Strained-Si MOSFET is an attractive device structure to be able to relax several fundamental limitations of CMOS scaling, because of high electron and hole mobility and compatibility with Si CMOS standard processing. In this paper, we present a new device structure including strained-Si channel, strained-SOI MOSFET, applicable to CMOS under sub-100 nm technology nodes. The main feature of this device is that thin strained-Si channel/relaxed SiGe hetero-structures are formed on buried oxides. The principle and the advantages are described in detail. The strained-SOI MOSFETs, whose electron and hole mobility is 1.6 and 1.3 times, respectively, higher than in conventional MOSFETs, have successfully been fabricated by combining the SIMOX technology with re-growth of strained Si films. We also present novel fabrication techniques to realize ultra-thin SiGe-on-Insulator (SGOI) virtual substrates with high Ge content, including Ge condensation due to oxidation of SGOI with lower Ge content. Strained-Si/SGOI structures with total thickness of 21 nm and Ge content of 56 % have been fabricated by oxidizing SiGe films on conventional SOI substrates and re-growing strained-Si films.
Capacitance-Voltage (C-V) hysteresis was observed in the Metal-Oxide-Semiconductor (MOS) capacitor with silicon nanocrystals. The MOS capacitor was fabricated by thermal oxidation of Si nanocrystals, which were deposited on an ultra-thin thermal oxide grown previously on a p-type Si substrate. The Si nanocrystals were deposited by the gas evaporation technique with a supersonic jet nozzle. The size uniformity and the crystallinity of the Si nanocrystals are found to be better than those fabricated by the conventional gas evaporation technique. The C-V hysteresis in the MOS capacitor is attributed to electron charging and discharging of the nanocrystals by direct tunneling though the ultra-thin oxide between the nanocrystals and the substrate. The flat-band voltage shift observed during the C-V measurement depends on the size and density of the nanocrystals and also on the magnitude of the positive gate bias for charging. The retention characteristic is also discussed.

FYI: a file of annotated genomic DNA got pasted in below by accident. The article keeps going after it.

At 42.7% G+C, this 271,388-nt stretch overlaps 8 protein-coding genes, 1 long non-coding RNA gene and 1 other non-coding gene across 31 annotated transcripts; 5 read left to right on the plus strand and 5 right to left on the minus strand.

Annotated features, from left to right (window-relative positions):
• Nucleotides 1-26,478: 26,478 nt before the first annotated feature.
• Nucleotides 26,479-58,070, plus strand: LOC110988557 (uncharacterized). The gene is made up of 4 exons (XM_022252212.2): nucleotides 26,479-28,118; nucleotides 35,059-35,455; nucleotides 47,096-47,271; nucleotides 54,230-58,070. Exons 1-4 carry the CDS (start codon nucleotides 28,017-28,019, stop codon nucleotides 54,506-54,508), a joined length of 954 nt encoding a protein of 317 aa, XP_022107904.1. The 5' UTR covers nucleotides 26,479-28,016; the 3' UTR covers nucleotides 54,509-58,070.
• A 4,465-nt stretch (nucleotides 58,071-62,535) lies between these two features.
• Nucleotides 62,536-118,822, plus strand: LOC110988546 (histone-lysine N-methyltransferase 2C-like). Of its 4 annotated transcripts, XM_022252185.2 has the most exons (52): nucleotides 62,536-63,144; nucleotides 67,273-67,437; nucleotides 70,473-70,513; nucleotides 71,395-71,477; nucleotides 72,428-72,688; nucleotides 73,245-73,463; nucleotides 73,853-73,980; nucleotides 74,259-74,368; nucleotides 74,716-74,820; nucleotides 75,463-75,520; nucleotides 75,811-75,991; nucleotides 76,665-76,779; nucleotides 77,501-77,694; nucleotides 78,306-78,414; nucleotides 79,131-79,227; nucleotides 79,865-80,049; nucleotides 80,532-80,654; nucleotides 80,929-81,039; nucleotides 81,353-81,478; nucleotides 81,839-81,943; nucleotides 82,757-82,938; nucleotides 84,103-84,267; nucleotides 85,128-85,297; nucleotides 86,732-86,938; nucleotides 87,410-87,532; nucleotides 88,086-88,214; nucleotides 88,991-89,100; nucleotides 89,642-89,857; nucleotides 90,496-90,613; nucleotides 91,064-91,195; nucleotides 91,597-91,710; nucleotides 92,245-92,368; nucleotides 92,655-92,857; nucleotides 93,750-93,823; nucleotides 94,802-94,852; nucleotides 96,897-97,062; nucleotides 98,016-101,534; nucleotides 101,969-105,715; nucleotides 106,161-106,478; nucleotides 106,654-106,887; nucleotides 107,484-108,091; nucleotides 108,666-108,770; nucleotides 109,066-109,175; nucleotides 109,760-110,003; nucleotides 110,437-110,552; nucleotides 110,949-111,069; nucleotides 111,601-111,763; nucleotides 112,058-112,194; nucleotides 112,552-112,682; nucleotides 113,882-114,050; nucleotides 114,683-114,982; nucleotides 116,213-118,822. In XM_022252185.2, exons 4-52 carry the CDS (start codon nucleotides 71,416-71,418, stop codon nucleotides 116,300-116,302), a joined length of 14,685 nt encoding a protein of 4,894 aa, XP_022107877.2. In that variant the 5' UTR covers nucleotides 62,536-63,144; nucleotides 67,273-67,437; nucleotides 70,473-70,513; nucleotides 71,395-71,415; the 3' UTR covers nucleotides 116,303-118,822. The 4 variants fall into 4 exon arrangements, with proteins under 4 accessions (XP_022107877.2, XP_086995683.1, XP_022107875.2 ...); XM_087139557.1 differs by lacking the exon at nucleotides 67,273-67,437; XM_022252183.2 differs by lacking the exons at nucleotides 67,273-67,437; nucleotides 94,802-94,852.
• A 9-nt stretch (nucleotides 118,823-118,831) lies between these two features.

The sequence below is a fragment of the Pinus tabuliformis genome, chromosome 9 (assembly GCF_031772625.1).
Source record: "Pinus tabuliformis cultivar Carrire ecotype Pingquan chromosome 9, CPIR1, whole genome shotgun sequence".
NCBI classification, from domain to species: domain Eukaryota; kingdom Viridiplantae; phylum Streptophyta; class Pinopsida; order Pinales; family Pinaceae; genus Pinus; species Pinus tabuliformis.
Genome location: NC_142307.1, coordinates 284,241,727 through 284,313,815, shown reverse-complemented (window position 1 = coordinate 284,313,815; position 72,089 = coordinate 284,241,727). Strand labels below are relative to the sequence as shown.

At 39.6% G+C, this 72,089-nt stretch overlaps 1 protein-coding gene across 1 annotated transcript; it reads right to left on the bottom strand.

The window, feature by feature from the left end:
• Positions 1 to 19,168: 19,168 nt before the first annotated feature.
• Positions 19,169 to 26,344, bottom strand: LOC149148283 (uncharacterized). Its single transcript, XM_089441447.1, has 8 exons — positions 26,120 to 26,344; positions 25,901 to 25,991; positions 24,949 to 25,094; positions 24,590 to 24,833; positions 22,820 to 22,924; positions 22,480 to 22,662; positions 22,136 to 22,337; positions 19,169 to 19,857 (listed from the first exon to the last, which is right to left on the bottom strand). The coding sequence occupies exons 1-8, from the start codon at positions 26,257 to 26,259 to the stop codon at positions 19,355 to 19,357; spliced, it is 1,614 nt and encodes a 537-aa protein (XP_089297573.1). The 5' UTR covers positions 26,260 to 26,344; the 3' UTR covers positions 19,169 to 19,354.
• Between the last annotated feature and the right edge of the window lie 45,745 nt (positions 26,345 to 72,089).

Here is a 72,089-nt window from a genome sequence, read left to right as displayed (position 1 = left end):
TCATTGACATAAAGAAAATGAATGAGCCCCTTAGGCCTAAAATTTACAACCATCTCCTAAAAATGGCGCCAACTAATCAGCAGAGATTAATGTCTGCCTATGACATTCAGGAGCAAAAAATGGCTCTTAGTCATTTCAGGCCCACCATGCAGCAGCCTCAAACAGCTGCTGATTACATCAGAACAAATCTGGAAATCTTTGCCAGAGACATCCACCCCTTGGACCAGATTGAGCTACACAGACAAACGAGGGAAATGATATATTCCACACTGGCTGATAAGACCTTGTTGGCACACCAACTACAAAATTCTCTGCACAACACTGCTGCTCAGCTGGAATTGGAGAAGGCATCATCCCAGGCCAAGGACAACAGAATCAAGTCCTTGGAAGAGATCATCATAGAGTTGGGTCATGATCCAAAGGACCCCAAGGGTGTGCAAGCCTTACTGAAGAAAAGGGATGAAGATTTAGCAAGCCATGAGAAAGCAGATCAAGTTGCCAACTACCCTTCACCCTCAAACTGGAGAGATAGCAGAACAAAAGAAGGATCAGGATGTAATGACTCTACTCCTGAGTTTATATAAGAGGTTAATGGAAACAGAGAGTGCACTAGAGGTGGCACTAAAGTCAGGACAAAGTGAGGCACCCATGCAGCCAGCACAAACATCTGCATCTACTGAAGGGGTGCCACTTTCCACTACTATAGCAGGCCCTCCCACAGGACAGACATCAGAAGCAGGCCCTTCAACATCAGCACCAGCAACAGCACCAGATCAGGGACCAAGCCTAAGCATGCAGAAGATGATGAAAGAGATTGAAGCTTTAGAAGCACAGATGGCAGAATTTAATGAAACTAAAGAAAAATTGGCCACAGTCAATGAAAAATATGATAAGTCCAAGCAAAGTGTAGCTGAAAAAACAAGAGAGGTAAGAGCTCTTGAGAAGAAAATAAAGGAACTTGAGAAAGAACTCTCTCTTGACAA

The diffusion behavior of ion implanted arsenic and phosphorus in relaxed-Si0.8Ge0.2 is investigated. Both dopants exhibit enhanced diffusivities in SiGe compared to those in Si under equilibrium conditions. The ratio of the effective diffusivity in SiGe relative to that in Si is found to be approximately seven for arsenic, and roughly two for phosphorus at high concentrations. Under transient diffusion conditions, arsenic diffusion in SiGe is retarded while arsenic diffusion in Si is enhanced by the ion implant damage. The transient retardation of arsenic diffusion in SiGe is observed at temperatures ranging from 900 to 1050°C. These results suggest that using arsenic, it is possible to form n+/p junctions in relaxed-Si0.8Ge0.2 as shallow as those in Si, by optimizing the implant annealing conditions.
A technique to form metal nanocrystals on silicon or thin SiO2 film by Rapid Thermal Annealing (RTA) of thin metal film is developed and integrated into standard CMOS processing to make EEPROM devices and improve metal-semiconductor contact resistance. I-V and C-V measurements are carried out on MOSFETs and MOS capacitors containing Au, Ag, Pt, and Si nanocrystals as floating gate for universal mobility and minority carrier lifetime extraction. Mobility around 300 cm2/V-sec and minority carrier lifetime within 0.02 ∼ 0.1 μsec are observed for all cases including the control samples that do not go through the metal nanocrystal formation process, which suggests that the substrate is virtually free from metal contamination. Using this technique, thicker metal film can potentially be achieved as well by stitching thin metal layers on top of the nanocrystals.
A new self-assembly patterning method for generation of epitaxial CoSi2 nanostructures was used to fabricate 70 nm gate-length Schottky barrier metal oxide semiconductor field effect transistors (SBMOSFETs) on silicon-on-insulator (SOI) substrates. This technique involves only conventional optical lithography and standard silicon processing steps. It is based on anisotropic diffusion of Co/Si atoms in a strain field during rapid thermal processing. The strain field is generated along the edges of a mask consisting of 20 nm SiO2 and 300 nm Si3N4. Single-crystalline CoSi2 layers grown by molecular beam allotaxy (MBA) on thin SOI substrates were patterned using this technique. During rapid thermal oxinitridation (RTON) of the masked silicide structure, a well defined separation of the silicide layer forms along the edge of the mask. These highly uniform gaps define the channel region of the fabricated device. The separated silicide layers act as metal source and drain. During the RTON-step a 6 nm thin SiO2 is formed on top of the gap which is used as a gate oxide. The SBMOSFETs can be driven as both p-channel and n-channel devices without complementary substrate doping and show good I-V characteristics.